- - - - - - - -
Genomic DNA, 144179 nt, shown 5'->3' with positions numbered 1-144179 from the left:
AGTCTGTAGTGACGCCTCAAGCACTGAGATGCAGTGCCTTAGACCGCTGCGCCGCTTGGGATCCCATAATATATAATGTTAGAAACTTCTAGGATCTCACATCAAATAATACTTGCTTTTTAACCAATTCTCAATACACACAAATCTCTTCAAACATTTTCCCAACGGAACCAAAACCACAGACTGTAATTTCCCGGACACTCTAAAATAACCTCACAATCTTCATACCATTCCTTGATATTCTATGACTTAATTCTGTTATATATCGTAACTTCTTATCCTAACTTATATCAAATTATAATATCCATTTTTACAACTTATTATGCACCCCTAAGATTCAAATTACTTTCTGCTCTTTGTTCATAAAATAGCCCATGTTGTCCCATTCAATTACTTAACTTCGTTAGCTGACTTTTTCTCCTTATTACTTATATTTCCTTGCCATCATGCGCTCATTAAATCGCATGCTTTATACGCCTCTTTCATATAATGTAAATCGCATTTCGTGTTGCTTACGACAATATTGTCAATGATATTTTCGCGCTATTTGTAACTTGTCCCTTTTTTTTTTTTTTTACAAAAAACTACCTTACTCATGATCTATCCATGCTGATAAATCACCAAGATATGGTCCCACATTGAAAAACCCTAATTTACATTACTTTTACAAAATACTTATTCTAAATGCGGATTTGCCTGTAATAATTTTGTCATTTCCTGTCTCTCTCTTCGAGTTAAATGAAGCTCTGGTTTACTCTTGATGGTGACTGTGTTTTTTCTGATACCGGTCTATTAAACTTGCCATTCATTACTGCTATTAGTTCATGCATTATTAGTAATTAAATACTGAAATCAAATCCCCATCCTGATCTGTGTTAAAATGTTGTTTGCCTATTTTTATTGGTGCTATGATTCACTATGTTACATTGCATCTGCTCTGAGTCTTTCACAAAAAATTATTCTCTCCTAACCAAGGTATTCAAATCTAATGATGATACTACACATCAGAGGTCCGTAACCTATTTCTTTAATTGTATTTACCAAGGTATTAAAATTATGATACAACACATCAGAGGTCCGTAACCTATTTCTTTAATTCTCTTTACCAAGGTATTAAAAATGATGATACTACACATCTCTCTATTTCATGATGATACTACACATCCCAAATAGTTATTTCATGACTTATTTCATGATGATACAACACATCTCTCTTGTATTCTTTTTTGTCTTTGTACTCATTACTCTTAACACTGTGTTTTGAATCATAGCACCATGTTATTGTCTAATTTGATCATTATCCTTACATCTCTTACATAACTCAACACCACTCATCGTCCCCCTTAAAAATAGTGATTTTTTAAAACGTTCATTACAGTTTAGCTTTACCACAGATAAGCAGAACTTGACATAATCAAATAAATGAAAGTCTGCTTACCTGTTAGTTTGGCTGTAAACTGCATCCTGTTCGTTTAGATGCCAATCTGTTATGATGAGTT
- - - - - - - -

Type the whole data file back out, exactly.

Genomic DNA, 144179 nt, shown 5'->3' with positions numbered 1-144179 from the left:
AGTCTGTAGTGACGCCTCAAGCACTGAGATGCAGTGCCTTAGACCGCTGCGCCGCTTGGGATCCCATAATATATAATGTTAGAAACTTCTAGGATCTCACATCAAATAATACTTGCTTTTTAACCAATTCTCAATACACACAAATCTCTTCAAACATTTTCCCAACGGAACCAAAACCACAGACTGTAATTTCCCGGACACTCTAAAATAACCTCACAATCTTCATACCATTCCTTGATATTCTATGACTTAATTCTGTTATATATCGTAACTTCTTATCCTAACTTATATCAAATTATAATATCCATTTTTACAACTTATTATGCACCCCTAAGATTCAAATTACTTTCTGCTCTTTGTTCATAAAATAGCCCATGTTGTCCCATTCAATTACTTAACTTCGTTAGCTGACTTTTTCTCCTTATTACTTATATTTCCTTGCCATCATGCGCTCATTAAATCGCATGCTTTATACGCCTCTTTCATATAATGTAAATCGCATTTCGTGTTGCTTACGACAATATTGTCAATGATATTTTCGCGCTATTTGTAACTTGTCCCTTTTTTTTTTTTTTTACAAAAAACTACCTTACTCATGATCTATCCATGCTGATAAATCACCAAGATATGGTCCCACATTGAAAAACCCTAATTTACATTACTTTTACAAAATACTTATTCTAAATGCGGATTTGCCTGTAATAATTTTGTCATTTCCTGTCTCTCTCTTCGAGTTAAATGAAGCTCTGGTTTACTCTTGATGGTGACTGTGTTTTTTCTGATACCGGTCTATTAAACTTGCCATTCATTACTGCTATTAGTTCATGCATTATTAGTAATTAAATACTGAAATCAAATCCCCATCCTGATCTGTGTTAAAATGTTGTTTGCCTATTTTTATTGGTGCTATGATTCACTATGTTACATTGCATCTGCTCTGAGTCTTTCACAAAAAATTATTCTCTCCTAACCAAGGTATTCAAATCTAATGATGATACTACACATCAGAGGTCCGTAACCTATTTCTTTAATTGTATTTACCAAGGTATTAAAATTATGATACAACACATCAGAGGTCCGTAACCTATTTCTTTAATTCTCTTTACCAAGGTATTAAAAATGATGATACTACACATCTCTCTATTTCATGATGATACTACACATCCCAAATAGTTATTTCATGACTTATTTCATGATGATACAACACATCTCTCTTGTATTCTTTTTTGTCTTTGTACTCATTACTCTTAACACTGTGTTTTGAATCATAGCACCATGTTATTGTCTAATTTGATCATTATCCTTACATCTCTTACATAACTCAACACCACTCATCGTCCCCCTTAAAAATAGTGATTTTTTAAAACGTTCATTACAGTTTAGCTTTACCACAGATAAGCAGAACTTGACATAATCAAATAAATGAAAGTCTGCTTACCTGTTAGTTTGGCTGTAAACTGCATCCTGTTCGTTTAGATGCCAATCTGTTATGATGAGTT